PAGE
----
For my class presentation next week, I will summarize the various experiments I have been conducting with my newly acquired 2-XL in an attempt to reverse-engineer its cassette library and restore it to working order (despite missing several key components of the device, including its original power adaptor).
Reactivating the 2-XL is the first step in incorporating the robot in the broader research project I am undertaking — one that investigates the navigational structures of text adventure videogames, .

Choose Your Own Adventure style gamebooks such as Sorcery

and Fighting Fantasy, and other media that center around riddles and branching narratives.
The articulation of cassette-as-riddle is particularly intriguing in this regard, due to both its technical affordances and the temporality of spoken-word media.
However, as a starting point for this probe, I choose to examine a 2-XL media archaeological exercise that has already come to fruition: Echo 2-XL.
This project came to my attention while conducting background research on 2-XL, and it takes a very different approach to studying the device.
Echo 2-XL is a tinkering project that fuses two pieces of outmoded technology: the original 2-XL from 1978 and the second generation Amazon Echo Dot, released in 2016 and quickly supplanted by third and fourth generation models.
The purpose of Amazon Echo 2-XL.

As conceived by its creator Collin Cunningham

is to create “a new face and voice for the Amazon Echo Dot” (Cunningham) by combining it with the interface and aesthetic of a vintage 2-XL unit.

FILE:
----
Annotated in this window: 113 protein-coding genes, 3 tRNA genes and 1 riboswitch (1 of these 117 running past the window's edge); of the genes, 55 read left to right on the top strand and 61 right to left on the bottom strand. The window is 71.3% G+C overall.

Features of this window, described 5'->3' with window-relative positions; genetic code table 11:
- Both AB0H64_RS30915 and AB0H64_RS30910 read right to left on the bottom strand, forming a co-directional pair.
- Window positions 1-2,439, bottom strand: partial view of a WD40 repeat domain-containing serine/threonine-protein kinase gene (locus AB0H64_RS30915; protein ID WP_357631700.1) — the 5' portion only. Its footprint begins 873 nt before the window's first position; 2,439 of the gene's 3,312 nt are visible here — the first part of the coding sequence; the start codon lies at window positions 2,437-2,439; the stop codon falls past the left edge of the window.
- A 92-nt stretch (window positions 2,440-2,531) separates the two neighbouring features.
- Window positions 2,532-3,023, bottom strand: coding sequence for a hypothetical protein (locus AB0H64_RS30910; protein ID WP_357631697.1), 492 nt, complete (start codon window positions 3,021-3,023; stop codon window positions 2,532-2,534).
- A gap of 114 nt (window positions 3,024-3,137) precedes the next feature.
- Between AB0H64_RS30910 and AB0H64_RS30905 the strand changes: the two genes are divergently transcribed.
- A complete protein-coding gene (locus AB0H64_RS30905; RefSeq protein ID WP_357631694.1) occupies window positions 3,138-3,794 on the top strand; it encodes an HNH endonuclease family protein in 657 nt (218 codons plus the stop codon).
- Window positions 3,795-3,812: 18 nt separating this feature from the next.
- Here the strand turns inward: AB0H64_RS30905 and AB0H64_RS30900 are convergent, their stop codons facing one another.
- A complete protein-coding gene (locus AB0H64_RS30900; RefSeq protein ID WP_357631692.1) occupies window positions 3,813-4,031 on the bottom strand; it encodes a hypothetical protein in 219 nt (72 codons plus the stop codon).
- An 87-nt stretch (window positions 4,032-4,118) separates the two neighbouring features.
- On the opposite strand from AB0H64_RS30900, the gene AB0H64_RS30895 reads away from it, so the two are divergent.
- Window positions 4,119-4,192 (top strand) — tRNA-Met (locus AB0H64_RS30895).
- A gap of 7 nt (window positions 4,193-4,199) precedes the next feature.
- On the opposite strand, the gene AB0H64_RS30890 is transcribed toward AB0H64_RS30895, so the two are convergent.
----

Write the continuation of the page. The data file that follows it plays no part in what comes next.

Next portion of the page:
Despite being created forty years apart and with entirely different audiences in mind, .

Cunningham keenly noted the similarities between the two technologies

Released long before development of the algorithms that facilitate Alexa and similar voice assistants, the 2-XL was nonetheless a two-way communication device that — through careful navigation of audio on an 8-track tape — created a rudimentary illusion of artificial intelligence.
In its original form, communicating with the 2-XL required deliberate button pushes following distinct prompts from the machine itself.
However, through careful engineering, Cunningham routed the Amazon Echo Dot through the 2-XL and altered its output to mimic the original toy’s vocalizations and LED lighting patterns.
The result is a voice assistant that crosses temporal boundaries and speculates on what a contemporary communication device could look like if it were designed and introduced far before the technology that powered it was conceived.